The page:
Introduce students to the activity by reading Curious George Flies a Kite. The entire book can be read or until the part when Curious George finds the bunny house and opens the cage, losing a bunny.
Provide students with a sheet of paper that has 1 or 2 ten-frames. Explain to students that these are rabbit houses, with one rabbit living in each square of the ten-frame. The tree cut-outs are where the bunnies hide when they are outside their house.
Tell students to rewrite the number of bunnies George loses on the sheet, choosing a number from 1-10 or 1-20. Represent the number of missing bunnies by hiding the appropriate number of plastic rabbits behind the tree.
Have students demonstrate the number of rabbits still in the house on the ten-frame(s) and print this number on the sheet.
Take photos of the students’ arrangements.
Instruct students to count the total number of squares in the ten frame(s) and the number of squares without rabbits.
Have students recall the number of rabbits still in the house and count up from that number while pointing to the empty squares in the house so that students can recognize that the number of rabbits in the house plus the number of empty squares equals 10 or 20.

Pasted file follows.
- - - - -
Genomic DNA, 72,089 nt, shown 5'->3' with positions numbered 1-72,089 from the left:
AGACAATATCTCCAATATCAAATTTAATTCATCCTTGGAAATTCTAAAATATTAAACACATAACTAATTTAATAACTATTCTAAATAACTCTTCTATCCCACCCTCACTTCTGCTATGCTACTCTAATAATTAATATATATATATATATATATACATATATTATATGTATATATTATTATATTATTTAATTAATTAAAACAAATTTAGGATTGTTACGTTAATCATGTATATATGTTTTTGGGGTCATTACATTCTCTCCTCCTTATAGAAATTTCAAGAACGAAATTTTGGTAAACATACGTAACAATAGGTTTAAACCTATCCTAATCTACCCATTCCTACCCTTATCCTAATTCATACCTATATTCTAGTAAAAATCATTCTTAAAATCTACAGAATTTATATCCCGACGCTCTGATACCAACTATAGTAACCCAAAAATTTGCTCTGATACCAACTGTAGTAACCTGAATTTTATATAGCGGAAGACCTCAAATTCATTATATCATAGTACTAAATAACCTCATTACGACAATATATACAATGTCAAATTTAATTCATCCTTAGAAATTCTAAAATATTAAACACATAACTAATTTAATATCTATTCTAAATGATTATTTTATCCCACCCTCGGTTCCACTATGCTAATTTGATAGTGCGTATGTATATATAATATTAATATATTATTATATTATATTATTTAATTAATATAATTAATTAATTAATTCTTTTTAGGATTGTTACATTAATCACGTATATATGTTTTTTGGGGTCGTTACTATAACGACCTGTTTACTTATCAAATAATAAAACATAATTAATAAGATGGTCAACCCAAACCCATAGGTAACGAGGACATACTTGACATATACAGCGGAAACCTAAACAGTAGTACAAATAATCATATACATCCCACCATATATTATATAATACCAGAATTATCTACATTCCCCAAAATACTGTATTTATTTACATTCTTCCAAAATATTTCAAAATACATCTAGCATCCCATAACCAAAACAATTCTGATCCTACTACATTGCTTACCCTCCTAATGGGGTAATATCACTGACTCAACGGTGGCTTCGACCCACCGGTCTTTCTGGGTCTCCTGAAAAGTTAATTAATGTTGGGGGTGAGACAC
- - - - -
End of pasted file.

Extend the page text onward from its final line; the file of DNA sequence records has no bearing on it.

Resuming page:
Facilitate a discussion around the following questions:
How do you know how many rabbits there are in the house/in the tree, if there were 10/20 rabbits in the house before?
How many do we need to find to fill the house again?
Take the rabbits off the ten-frame and put them in a different arrangement in front of the student. This will assess the student’s conservation of number.
Arrange the photos of the children’s work in numerical order as a class. Display them on the classroom wall if possible.
Is the student able to read and print whole numbers to ten?
Is the student able to solve addition and subtraction problems of whole numbers to 10/20 using concrete materials, as well as mental strategies (counting down or up, counting all or recalling)?
Is the student relating numbers to the anchors of 5, 10, 15, and 20?
Is the student able to demonstrate the concept of one-to-one correspondence?
Is the student considering the other students’ strategies?